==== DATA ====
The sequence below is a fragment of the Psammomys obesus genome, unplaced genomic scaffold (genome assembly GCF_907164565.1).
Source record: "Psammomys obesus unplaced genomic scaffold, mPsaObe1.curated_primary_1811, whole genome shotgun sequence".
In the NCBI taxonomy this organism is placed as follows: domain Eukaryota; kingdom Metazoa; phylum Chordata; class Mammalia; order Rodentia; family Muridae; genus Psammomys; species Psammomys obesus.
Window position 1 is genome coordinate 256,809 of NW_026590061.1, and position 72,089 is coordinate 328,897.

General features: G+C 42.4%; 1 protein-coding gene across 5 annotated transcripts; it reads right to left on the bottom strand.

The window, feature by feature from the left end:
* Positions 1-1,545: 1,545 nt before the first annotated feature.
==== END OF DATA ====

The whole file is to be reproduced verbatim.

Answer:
The sequence below is a fragment of the Psammomys obesus genome, unplaced genomic scaffold (genome assembly GCF_907164565.1).
Source record: "Psammomys obesus unplaced genomic scaffold, mPsaObe1.curated_primary_1811, whole genome shotgun sequence".
In the NCBI taxonomy this organism is placed as follows: domain Eukaryota; kingdom Metazoa; phylum Chordata; class Mammalia; order Rodentia; family Muridae; genus Psammomys; species Psammomys obesus.
Window position 1 is genome coordinate 256,809 of NW_026590061.1, and position 72,089 is coordinate 328,897.

General features: G+C 42.4%; 1 protein-coding gene across 5 annotated transcripts; it reads right to left on the bottom strand.

The window, feature by feature from the left end:
* Positions 1-1,545: 1,545 nt before the first annotated feature.